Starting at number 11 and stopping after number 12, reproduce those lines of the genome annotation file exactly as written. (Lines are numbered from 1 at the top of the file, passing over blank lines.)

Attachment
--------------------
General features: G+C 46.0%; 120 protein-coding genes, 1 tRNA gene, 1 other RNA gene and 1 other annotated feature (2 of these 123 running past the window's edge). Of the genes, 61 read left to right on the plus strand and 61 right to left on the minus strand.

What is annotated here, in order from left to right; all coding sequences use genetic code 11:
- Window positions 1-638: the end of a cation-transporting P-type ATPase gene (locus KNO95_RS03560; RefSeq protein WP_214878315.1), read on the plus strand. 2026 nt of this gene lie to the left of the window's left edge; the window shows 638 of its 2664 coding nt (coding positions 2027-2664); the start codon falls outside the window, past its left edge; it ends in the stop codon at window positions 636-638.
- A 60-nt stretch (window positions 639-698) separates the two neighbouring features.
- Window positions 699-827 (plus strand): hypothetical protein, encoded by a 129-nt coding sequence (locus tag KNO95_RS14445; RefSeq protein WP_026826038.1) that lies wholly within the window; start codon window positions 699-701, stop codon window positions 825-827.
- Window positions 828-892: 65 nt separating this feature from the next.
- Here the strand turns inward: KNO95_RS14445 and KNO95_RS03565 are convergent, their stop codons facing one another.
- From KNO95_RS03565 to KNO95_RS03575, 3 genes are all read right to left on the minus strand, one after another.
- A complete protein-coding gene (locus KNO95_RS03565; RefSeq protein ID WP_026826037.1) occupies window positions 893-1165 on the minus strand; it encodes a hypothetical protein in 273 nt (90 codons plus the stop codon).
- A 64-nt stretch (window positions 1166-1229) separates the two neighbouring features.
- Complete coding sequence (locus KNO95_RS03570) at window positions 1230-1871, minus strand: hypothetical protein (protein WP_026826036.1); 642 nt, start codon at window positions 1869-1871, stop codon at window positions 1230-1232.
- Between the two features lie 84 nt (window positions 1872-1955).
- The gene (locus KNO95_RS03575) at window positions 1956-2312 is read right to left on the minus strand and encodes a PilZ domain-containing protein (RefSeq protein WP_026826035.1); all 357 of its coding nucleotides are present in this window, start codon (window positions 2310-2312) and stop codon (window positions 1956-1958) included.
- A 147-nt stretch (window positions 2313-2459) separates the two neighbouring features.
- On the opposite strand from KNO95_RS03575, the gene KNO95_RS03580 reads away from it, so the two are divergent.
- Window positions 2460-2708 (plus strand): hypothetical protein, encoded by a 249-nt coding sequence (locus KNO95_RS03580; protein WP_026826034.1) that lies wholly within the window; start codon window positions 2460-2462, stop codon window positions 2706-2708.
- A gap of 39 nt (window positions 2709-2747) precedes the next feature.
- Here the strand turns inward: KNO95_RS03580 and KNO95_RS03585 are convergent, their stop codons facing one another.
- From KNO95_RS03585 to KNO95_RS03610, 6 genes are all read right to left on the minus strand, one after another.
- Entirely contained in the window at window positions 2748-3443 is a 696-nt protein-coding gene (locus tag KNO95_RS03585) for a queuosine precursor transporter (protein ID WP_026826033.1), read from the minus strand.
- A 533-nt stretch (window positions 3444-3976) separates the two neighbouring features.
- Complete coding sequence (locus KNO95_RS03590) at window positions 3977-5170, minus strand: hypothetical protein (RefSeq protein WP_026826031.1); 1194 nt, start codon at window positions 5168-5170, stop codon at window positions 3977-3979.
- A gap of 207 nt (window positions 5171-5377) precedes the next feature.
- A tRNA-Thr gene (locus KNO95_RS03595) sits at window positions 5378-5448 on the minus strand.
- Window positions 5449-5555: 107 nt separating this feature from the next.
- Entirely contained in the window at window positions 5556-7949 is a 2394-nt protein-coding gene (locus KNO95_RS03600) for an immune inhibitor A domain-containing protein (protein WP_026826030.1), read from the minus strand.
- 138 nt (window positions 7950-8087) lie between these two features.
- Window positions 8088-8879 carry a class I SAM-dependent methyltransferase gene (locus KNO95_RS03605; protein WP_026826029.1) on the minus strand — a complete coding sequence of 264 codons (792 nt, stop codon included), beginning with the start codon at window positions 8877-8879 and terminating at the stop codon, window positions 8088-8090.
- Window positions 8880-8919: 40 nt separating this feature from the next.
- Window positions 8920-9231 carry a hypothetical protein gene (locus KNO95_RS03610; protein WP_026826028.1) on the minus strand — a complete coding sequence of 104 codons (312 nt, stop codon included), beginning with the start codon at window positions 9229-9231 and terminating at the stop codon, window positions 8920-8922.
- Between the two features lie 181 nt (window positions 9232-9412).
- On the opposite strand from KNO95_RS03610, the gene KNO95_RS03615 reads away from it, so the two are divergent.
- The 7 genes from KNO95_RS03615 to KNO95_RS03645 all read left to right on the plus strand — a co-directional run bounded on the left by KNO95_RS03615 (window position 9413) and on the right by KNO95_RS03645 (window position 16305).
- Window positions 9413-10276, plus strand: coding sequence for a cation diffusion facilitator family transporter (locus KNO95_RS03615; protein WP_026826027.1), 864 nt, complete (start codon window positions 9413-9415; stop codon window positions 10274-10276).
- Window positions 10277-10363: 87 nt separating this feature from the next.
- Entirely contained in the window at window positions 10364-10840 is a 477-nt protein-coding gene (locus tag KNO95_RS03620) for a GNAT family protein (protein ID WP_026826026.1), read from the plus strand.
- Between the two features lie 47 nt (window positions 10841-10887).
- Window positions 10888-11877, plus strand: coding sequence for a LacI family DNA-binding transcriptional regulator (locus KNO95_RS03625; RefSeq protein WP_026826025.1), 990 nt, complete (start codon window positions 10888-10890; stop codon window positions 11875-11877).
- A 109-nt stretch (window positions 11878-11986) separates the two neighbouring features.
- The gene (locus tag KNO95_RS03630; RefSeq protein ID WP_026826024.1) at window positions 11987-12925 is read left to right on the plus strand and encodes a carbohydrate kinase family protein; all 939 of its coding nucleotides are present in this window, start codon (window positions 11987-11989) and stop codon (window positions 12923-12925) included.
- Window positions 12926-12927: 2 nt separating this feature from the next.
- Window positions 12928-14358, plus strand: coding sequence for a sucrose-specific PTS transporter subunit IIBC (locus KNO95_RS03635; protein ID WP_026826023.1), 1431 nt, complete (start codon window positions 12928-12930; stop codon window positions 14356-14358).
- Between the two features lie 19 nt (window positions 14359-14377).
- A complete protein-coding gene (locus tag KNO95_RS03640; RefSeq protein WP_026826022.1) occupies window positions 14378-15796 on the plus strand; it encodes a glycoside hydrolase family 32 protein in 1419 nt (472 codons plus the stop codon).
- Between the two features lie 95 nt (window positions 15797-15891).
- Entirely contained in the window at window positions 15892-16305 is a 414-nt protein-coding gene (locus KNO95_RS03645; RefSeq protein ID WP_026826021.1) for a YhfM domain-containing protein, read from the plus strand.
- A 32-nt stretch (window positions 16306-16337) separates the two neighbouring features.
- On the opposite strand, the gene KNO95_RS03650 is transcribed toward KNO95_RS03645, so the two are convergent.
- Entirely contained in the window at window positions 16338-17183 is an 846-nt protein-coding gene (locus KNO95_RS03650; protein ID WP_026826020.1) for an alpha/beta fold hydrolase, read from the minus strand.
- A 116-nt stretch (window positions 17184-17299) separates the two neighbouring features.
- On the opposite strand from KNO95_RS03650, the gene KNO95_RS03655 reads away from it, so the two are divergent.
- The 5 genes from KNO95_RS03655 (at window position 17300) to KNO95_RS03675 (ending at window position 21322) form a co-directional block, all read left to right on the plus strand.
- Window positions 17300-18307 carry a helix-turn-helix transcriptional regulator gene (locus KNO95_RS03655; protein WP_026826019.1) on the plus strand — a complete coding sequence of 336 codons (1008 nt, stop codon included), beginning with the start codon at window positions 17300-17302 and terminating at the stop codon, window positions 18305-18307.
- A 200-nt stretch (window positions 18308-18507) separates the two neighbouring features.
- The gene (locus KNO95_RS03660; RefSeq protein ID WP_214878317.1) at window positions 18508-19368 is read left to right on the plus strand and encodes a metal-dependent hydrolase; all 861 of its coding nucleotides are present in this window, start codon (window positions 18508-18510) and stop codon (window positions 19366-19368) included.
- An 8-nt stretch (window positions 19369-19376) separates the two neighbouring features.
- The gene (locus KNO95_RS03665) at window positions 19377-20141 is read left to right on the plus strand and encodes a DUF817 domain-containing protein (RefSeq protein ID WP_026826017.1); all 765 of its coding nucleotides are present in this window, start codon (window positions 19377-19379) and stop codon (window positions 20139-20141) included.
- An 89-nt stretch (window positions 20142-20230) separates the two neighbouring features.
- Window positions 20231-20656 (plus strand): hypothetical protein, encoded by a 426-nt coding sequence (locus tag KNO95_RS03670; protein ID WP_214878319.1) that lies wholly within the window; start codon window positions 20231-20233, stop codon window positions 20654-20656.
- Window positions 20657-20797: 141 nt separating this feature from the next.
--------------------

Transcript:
- Complete coding sequence (locus KNO95_RS03570) at window positions 1230-1871, minus strand: hypothetical protein (protein WP_026826036.1); 642 nt, start codon at window positions 1869-1871, stop codon at window positions 1230-1232.
- Between the two features lie 84 nt (window positions 1872-1955).